Top Cybersecurity Experts Unite to Counter Right-to-Repair FUD

Long-time Slashdot reader chicksdaddy writes: Some of the world’s leading cybersecurity experts have come together to counter electronics and technology industry efforts to paint proposed right to repair laws in 20 states as a cyber security risk. The experts have launched securepairs.org, a group that is galvanizing information security industry support for right to repair laws that are being debated in state capitols.

Among the experts who are stepping forward is a who’s who of the information security space, including cryptography experts Bruce Schneier of IBM and Harvard University and Jon Callas of ACLU, secure coding gurus Gary McGraw of Cigital and Chris Wysopal of Veracode, bug bounty pioneer Katie Moussouris of Luta Security, hardware hackers Joe Grand (aka KingPin) and Billy Rios of Whitescope, nmap creator Gordon “Fyodor” Lyon, Johannes Ullrich of SANS Internet Storm Center and Dan Geer, the CISO of In-Q-Tel. Together, they are calling out electronics and technology industry efforts to keep replacement parts, documentation and diagnostic tools for digital devices secret in the name of cyber security.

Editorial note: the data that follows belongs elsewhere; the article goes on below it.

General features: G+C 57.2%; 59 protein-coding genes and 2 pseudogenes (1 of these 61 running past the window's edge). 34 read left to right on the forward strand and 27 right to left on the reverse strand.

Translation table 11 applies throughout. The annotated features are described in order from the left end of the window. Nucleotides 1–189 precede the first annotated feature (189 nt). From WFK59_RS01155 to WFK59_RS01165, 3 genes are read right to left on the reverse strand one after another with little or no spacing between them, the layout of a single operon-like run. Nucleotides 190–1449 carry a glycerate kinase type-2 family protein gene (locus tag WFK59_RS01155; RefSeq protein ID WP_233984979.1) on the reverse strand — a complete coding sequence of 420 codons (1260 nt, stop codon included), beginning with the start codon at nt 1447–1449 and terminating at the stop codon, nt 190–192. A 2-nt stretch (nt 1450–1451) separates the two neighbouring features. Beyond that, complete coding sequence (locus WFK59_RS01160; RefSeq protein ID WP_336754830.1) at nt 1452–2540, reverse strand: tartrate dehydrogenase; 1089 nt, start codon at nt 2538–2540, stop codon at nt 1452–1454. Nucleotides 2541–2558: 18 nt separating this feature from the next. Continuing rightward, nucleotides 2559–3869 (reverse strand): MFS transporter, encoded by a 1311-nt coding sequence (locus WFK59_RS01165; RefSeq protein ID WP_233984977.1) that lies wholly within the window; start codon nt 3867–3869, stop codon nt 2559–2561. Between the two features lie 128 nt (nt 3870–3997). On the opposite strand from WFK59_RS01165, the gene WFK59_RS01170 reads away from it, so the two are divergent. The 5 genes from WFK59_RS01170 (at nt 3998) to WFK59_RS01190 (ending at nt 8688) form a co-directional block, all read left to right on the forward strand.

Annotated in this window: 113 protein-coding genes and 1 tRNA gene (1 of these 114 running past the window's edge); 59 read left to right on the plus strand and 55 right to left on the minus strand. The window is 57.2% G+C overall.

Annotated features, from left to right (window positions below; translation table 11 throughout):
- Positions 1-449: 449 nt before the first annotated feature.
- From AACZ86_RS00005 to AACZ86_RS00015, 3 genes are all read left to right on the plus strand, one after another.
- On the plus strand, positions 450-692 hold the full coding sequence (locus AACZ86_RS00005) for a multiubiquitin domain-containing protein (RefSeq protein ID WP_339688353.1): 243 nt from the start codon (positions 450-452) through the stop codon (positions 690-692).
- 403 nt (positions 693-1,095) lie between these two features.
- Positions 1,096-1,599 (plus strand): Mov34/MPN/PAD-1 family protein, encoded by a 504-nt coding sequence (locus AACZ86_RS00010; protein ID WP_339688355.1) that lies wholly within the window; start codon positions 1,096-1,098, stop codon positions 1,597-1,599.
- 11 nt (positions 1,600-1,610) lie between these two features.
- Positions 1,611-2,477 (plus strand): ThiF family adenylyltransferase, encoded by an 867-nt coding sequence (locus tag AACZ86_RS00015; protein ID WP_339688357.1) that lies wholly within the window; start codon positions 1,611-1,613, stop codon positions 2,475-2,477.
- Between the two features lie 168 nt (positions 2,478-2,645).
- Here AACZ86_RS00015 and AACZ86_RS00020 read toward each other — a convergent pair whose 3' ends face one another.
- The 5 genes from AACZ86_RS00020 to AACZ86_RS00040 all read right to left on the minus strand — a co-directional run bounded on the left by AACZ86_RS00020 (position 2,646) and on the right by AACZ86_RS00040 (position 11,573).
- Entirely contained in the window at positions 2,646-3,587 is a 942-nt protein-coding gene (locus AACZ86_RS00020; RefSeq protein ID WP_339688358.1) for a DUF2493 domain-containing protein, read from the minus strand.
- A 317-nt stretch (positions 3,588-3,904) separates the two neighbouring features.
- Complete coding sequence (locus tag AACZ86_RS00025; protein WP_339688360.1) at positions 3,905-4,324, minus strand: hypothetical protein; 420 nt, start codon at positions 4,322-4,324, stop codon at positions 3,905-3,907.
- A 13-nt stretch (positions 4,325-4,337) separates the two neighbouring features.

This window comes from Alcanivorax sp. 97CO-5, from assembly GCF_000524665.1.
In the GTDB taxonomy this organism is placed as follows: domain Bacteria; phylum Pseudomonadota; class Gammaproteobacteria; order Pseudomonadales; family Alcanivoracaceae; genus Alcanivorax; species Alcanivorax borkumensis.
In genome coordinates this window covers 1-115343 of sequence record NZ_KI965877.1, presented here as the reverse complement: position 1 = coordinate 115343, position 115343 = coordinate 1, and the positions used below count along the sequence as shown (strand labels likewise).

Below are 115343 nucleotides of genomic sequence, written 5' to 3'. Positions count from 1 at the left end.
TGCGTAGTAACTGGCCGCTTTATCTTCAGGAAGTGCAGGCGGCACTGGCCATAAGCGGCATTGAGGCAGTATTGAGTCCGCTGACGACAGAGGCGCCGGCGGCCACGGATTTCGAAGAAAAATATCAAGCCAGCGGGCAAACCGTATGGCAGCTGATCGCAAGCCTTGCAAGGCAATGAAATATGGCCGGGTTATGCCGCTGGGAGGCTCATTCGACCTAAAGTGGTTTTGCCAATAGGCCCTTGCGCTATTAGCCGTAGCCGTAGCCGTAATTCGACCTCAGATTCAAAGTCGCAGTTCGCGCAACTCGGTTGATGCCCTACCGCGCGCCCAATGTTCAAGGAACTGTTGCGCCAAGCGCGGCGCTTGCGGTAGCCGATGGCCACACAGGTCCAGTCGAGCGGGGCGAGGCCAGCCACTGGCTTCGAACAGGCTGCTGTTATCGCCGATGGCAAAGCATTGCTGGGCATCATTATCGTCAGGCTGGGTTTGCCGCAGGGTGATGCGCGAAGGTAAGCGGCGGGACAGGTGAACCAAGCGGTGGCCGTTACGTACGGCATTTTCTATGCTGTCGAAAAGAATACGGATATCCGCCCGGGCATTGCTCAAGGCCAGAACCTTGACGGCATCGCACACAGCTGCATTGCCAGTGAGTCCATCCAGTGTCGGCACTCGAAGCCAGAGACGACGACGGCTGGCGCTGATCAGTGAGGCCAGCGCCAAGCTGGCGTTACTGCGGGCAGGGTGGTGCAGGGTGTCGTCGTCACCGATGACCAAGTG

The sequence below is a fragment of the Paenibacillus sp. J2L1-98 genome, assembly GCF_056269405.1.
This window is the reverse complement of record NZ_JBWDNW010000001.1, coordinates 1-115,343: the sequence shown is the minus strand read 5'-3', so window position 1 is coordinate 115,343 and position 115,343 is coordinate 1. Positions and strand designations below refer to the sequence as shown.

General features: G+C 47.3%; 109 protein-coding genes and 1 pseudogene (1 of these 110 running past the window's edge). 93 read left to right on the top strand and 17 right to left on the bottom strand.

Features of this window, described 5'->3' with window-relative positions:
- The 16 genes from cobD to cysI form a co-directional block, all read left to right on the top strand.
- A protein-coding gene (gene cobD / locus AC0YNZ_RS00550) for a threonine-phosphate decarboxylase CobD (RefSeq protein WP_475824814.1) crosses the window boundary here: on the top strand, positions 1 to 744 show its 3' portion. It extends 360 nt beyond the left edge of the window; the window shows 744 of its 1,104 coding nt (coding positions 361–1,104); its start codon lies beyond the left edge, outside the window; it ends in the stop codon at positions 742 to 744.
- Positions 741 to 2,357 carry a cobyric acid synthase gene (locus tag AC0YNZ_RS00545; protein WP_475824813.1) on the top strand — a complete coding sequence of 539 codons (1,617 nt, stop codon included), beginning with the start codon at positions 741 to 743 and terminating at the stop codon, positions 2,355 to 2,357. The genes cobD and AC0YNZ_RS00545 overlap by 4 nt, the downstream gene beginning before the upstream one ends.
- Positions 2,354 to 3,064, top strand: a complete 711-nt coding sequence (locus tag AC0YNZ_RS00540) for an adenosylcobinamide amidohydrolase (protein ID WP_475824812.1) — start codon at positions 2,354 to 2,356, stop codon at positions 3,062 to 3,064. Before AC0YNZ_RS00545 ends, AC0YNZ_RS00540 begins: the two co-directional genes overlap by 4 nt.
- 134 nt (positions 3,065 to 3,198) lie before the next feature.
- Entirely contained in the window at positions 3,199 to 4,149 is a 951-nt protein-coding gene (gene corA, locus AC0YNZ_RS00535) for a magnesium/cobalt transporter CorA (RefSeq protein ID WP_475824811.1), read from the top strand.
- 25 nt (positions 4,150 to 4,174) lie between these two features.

“False and misleading information about the cyber risks of repair is being directed at state legislators who are considering right to repair laws,” said Paul Roberts, the founder of securepairs.org and Editor in Chief at The Security Ledger, an independent cyber security blog. “Securepairs.org is a voice of reason that will provide policy makers with accurate information about the security problems plaguing connected devices. We will make the case that right to repair laws will bring about a more secure, not less secure future.”

“As cyber security professionals, we have a responsibility to provide accurate information and reliable advice to lawmakers who are considering Right to Repair laws,” said Joe Grand of Grand Idea Studio, a hardware hacker and embedded systems security expert.

The group will counter a stealthy but well-funded industry efforts to kill off right to repair legislation where it comes up. That has included the creation of front groups like the Security Innovation Center, which has enlisted technology industry executives and academics to write opinion pieces casting right to repair laws as a giveaway to cybercriminals.

Securepairs organizers say they hope to mobilize information security professionals to help secure the right to repair in their home states: writing letters and emails and providing expert testimony about the real sources of cyber risks in connected devices.